Foreign students prefer private varsities | 2018-10-28 |

Foreign students prefer private varsities

Md Solamain Salman     28th October, 2018 12:22:34 printer

Foreign students prefer private varsities

Foreign students prefer private universities to public universities for pursuing higher studies in Bangladesh.


When the public universities, including Dhaka University, failed to attract foreign students, the number of overseas learners at private universities has shown an upward trend.


At present, 461 foreign students study at 22 public universities countrywide while the number of foreign students is 1,977 at 34 private universities across the country.


The University Grants Commission (UGC) in its annual report revealed that the number of foreign students in public universities increased steadily in five years. It rose to the peak of 593 in 2015. Although the number fell down to 355 in 2016, but it again rose to 461 in 2017.


In 2017, the number of foreign students rose to 1,977 at private universities. But, it was 1,927 in 2016.


According to experts, language-related problems, lengthy admission process, political instability and session jam are behind decrease in number of overseas students at public varsities. 


They mentioned that the private university authorities launch campaigns abroad to attract foreign students, but the public university authorities do not bother to do so. At private universities, foreign students are provided with facilities like separate living arrangements which does not exist at public universities.


Prof Harun-Ur-Rashid Askari, the vice-chancellor of Islamic University in Kushtia, told the daily sun that enrolment of foreign students at a university is essential for establishing the institution to be the real centre of higher education.


Mentioning that 25 foreign students are now studying at his university, Prof Harun opined that public universities should ensure special accommodation for overseas students.


He further said that eligibility for admission at private universities is more flexible than at public universities. Moreover, foreign students want to get certificates easily. As to why, they choose private universities.


“There is no global exposure of our public universities due to lack of publicity,” he mentioned.


According to the UGC report, only 461 foreign students are now studying in the country’s 22 public universities while the number was 355 in 2016, 593 in 2015, 432 in 2014, 326 in 2013, 525 in 2012, 210 in 2011, 359 in 2010, and 390 in 2009.


The UGC report depicting overall scenario of the country’s higher educational institutions in 2016, was placed before the President, also the Chancellor of the universities, on October 18, this year.


The report said that foreign students are being encouraged to study in Bangladesh due to digitalization of higher education. Easily, they are able to know about higher educational courses, curriculum, and syllabus.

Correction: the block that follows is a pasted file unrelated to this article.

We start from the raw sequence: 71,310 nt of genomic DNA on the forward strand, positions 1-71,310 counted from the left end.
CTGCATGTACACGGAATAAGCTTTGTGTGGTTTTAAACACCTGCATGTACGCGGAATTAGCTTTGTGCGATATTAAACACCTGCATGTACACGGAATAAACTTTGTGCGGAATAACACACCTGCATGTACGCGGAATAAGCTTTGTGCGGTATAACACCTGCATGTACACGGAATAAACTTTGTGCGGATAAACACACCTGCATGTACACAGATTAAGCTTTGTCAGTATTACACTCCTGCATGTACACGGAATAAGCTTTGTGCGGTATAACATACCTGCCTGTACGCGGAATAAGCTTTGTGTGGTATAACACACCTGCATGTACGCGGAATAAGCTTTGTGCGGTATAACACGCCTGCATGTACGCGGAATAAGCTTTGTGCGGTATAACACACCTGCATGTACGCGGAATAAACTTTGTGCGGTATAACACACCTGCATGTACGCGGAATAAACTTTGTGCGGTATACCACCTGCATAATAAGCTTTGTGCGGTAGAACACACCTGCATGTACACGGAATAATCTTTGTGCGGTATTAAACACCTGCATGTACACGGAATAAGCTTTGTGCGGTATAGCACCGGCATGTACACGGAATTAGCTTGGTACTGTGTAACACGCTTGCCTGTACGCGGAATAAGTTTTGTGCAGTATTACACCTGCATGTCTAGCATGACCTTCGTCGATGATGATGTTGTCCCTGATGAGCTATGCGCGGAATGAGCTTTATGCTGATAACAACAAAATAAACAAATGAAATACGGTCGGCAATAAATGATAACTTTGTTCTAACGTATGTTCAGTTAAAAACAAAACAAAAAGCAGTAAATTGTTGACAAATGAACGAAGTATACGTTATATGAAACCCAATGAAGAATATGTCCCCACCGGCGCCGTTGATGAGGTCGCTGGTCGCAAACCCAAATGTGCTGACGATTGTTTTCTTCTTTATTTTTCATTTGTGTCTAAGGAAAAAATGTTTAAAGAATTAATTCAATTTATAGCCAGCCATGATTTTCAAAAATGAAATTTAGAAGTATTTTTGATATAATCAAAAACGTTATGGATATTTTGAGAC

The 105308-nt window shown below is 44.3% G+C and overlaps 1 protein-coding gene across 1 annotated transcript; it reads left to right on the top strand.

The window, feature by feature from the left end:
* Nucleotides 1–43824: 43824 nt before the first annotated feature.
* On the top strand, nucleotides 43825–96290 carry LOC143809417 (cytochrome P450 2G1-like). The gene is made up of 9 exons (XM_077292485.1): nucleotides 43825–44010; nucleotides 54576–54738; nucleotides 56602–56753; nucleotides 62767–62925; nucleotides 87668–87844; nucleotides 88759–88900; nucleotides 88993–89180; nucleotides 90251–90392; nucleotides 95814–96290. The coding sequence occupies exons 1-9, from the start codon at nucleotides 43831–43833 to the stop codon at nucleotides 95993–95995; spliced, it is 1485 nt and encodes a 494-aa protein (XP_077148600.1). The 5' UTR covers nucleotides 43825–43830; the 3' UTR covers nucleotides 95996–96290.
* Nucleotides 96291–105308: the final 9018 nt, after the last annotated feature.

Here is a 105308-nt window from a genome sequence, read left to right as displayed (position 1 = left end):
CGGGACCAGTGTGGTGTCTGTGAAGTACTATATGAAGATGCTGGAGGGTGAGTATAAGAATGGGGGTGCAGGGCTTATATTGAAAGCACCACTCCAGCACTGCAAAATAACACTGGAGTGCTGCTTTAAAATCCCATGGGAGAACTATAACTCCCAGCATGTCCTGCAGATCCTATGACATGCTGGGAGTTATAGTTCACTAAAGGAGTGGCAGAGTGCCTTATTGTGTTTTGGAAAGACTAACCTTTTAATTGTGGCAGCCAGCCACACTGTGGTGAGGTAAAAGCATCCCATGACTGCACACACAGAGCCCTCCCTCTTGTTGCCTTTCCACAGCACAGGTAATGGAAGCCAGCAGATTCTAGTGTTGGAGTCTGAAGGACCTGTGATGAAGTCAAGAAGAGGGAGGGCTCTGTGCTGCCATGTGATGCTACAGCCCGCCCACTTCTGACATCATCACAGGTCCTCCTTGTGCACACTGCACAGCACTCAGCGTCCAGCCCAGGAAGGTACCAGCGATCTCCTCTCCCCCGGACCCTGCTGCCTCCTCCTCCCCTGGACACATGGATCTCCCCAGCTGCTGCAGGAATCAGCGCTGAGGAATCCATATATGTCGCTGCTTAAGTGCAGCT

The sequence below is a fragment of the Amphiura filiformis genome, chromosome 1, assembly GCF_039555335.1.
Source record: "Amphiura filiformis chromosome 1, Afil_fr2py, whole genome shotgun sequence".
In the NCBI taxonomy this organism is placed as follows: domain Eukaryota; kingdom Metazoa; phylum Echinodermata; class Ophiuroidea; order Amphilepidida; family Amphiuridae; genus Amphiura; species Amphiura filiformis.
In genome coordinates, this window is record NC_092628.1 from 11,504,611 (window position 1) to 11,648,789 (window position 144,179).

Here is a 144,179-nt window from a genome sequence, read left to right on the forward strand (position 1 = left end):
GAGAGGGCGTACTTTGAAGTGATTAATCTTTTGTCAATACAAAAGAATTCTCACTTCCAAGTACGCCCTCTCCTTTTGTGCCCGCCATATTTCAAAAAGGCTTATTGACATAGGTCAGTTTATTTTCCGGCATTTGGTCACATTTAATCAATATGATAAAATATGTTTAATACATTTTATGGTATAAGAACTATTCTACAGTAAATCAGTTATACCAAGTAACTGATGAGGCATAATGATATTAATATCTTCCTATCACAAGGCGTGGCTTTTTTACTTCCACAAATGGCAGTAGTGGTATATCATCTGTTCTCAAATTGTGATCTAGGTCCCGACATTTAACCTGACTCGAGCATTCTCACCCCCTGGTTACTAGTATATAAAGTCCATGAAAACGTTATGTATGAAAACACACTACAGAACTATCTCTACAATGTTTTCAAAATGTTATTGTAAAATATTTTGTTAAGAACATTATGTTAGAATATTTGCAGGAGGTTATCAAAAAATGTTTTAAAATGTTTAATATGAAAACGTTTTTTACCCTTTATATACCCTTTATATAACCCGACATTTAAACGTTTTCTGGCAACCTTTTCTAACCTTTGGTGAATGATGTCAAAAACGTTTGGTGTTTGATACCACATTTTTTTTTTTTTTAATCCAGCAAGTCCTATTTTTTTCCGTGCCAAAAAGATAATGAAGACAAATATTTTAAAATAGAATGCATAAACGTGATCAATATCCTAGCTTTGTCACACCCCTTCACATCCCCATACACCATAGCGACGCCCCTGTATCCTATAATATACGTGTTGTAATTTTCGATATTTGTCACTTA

Statistics shows that the number of foreign students at private universities was 1977 in 2017 while it was 1,927 in 2016, 1,548 in 2015, 1,643 in 2014, 1,612 in 2013, 1,642 in 2012, 1,651 in 2011, 1,557 in 2010 and 1,199 in 2009.


Educationists have identified several reasons for choosing private universities by foreigners for pursuing higher studies.


They mentioned about weather and environment which is better in Bangladesh than that of African nations. The standard of education is also good in Bangladesh. The quality of higher education improved much due to increased use of IT.


The UGC report said that students from 35 countries are now studying at 32 private universities. The countries are the USA, Italy, England, Australia, India, Pakistan, Sri Lanka, Nepal, Bhutan, Maldives, China, Jordan, KSA, Yemen, Palestine, Cambodia, Indonesia, Korea, Turkey, Uganda, Sierra Leone, Malaysia, Somalia, Ethiopia, Nigeria, Afghanistan, South Korea, Bahrain, Ghana, Janbiya, Djibouti, Myanmar, the Philippians, UAE, and Iran.


The report noted that the students from developing countries are choosing Bangladesh for pursuing higher studies thereby enhancing the country’s image and increasing forex.


It suggested for upgrading the quality of education to international standard for ensuring continued development of tertiary education in Bangladesh.


UGC chairman Prof Abdul Mannan said: “Students from many countries are now coming to Bangladesh for higher study as they can easily know about relevant information of our universities.”


The UGC also signed memorandums of understanding (MoU) with a number of foreign universities. As a result, overseas students are increasingly getting attracted to study in Bangladesh.


He, however, attributed the poor number of foreign students at public universities to lack of campaigns.